In an emergency meeting on Friday, the board of Infrastructure Leasing & Financial Services (IL&FS) decided to seek a loan of Rs 30 billion from two shareholders — Life Insurance Corporation of India (LIC) and State Bank of India (SBI).
The board decided to meet on September 15 to ensure that IL&FS and other group companies do not default on any further repayment obligation.
The fundraising was necessitated after recent defaults by IL&FS group firms to various institutions. IL&FS, with a consolidated debt of around Rs 1 trillion, is facing delays in execution of projects apart from delay in receiving payments from various government agencies for constructing infrastructure projects.
A source said Lone Star, I Squared Capital, and the National Infrastructure Investment Fund were in the race to buy out its road projects.
The board had earlier cleared a rights issue amounting to Rs 45 billion, which is crucial for the company to meet its financial liabilities. However, some of the investors had objected to the high premium.
In a board meeting held in the last week of August, the board of IL&FS had reduced dividend from Rs 6 a share to Re 1 a share to save cash outgo and provide funds to its subsidiaries to meet their financial commitments. At the same time, the board had cleared a plan to raise another Rs 50 billion by issuing non-convertible debentures.
On August 24, India Ratings downgraded IL&FS, citing weakening of some of its major investments in transportation, energy and financial verticals, and proposed restructuring of its business towards a capital-light model. “The rating action also factors in dilution in the liquidity buffers of IL&FS and system-wide tight liquidity conditions, which pose challenges in accessing long-term cost-effective funding," India Ratings had said. In July, former LIC managing director Hemant Bhargava was appointed non-executive chairman of the firm, as its financial conditions worsened.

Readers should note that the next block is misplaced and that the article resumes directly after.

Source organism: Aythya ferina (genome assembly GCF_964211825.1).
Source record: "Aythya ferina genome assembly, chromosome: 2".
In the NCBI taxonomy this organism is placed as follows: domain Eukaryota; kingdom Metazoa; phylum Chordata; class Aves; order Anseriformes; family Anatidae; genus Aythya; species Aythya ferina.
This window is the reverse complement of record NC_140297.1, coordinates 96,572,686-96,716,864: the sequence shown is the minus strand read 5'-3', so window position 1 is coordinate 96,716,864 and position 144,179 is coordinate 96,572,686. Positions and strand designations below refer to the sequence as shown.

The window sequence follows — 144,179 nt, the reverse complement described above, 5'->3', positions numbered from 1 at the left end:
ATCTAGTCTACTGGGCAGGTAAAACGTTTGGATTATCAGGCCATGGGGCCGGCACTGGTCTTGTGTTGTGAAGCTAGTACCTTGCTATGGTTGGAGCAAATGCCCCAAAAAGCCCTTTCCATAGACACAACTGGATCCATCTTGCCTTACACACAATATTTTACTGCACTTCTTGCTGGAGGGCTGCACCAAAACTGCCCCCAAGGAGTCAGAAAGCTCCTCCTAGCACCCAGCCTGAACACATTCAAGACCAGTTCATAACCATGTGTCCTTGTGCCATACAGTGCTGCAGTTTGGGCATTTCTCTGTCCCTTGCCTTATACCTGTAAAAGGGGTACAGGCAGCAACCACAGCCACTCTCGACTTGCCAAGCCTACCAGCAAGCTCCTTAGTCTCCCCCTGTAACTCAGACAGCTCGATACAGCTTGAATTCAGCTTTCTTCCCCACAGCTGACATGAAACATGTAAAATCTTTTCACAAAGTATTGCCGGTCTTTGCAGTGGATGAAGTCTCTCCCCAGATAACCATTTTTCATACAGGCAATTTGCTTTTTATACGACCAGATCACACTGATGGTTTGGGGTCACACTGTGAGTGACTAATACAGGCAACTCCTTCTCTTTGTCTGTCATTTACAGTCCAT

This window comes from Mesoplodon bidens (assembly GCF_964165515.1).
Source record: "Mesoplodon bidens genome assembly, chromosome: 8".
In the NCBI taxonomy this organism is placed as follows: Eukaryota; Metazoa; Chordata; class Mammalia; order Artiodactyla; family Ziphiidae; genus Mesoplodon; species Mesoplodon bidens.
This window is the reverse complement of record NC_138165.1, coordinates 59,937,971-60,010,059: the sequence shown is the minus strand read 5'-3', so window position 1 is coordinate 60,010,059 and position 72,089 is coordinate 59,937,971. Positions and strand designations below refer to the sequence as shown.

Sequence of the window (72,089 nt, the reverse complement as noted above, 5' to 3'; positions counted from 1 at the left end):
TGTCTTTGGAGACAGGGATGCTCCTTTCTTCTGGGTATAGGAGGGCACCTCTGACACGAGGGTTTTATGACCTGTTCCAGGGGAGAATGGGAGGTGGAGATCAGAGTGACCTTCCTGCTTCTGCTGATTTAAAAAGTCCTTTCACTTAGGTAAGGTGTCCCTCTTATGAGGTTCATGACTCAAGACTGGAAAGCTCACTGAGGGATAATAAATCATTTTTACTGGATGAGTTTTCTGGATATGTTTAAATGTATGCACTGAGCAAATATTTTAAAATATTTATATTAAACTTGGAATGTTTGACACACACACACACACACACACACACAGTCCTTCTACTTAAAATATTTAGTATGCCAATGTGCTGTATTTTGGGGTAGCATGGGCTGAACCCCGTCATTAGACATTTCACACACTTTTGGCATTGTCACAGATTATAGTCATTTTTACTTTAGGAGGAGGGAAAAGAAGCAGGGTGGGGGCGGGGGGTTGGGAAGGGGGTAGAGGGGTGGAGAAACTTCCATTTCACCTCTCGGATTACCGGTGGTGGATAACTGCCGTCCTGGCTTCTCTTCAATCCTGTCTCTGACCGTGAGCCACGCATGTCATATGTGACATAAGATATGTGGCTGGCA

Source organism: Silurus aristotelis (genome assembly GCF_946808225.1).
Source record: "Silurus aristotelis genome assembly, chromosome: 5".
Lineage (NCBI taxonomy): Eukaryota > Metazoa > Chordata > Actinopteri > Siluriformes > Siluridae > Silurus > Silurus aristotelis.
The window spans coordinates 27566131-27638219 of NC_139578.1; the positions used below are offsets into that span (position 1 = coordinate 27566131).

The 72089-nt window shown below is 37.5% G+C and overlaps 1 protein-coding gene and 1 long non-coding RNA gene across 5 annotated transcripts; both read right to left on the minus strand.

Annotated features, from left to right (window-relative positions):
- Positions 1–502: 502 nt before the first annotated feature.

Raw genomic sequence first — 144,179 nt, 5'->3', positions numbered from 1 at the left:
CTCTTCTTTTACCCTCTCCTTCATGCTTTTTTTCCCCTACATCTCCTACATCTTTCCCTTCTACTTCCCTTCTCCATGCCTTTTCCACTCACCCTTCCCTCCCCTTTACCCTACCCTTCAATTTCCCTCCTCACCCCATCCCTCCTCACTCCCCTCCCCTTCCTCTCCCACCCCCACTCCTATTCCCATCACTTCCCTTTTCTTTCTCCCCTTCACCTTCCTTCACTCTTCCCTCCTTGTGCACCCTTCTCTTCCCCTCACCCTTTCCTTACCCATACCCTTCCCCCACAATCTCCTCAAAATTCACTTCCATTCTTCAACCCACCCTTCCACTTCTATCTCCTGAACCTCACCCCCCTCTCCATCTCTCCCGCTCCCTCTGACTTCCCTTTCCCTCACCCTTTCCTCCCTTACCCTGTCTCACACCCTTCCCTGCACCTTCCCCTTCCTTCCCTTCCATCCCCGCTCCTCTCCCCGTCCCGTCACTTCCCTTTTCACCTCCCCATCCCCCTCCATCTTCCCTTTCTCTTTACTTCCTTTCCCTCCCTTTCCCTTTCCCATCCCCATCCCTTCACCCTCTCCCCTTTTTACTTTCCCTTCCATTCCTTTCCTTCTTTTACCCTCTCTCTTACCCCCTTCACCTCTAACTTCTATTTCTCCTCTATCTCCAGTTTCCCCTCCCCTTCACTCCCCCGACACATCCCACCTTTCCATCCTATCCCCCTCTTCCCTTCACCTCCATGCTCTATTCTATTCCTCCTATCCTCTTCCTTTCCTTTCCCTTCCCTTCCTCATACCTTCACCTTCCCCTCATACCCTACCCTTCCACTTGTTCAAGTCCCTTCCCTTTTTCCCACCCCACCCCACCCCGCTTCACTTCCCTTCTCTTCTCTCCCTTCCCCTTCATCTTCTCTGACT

In its fiscal 2018 annual report, IL&FS blamed the growing non-performing assets (NPAs) in infrastructure sector that led to banks taking a negative outlook for the sector and stop funding. It said three of its subsidiaries, IL&FS Transportation Networks' (ITNL's) projects, and the Srinagar-Sonamarg tunnel project were awaiting financial closure for three years.
The funding for these projects was partly provided by ITNL, with support from IL&FS group and through bill discounting facilities.
This has strained cash flows. Lack of equity funding has affected drawdown of loans sanctioned in two projects, it said.
"Due to the large debt burden on ITNL (at the consolidated and standalone level), credit availability has become a major issue as most banks have exhausted their exposure limits and are reluctant to fund projects. The large debt book and low share price of ITNL weakens external investor confidence and hinders other means of financing. These factors have led to a virtual credit freeze for funding infrastructure projects," it said.
Another subsidiary, IL&FS Financial Services (IFIN), was asked by the Reserve Bank of India (RBI) to reduce debt exposure in all the IL&FS group entities by March 2019 in conformity with the RBI's regulations on non-banking financial services on group debt exposure. This was after the RBI's inspection of the IL&FS Financial Services for fiscal 2018 revealed that the NBFC's exposure to IL&FS group entities have increased over the past few years. It also breached the regulator's norms on capital adequacy ratio and group exposure limits as of March 2018. The RBI asked the company to bring its exposure down within a year.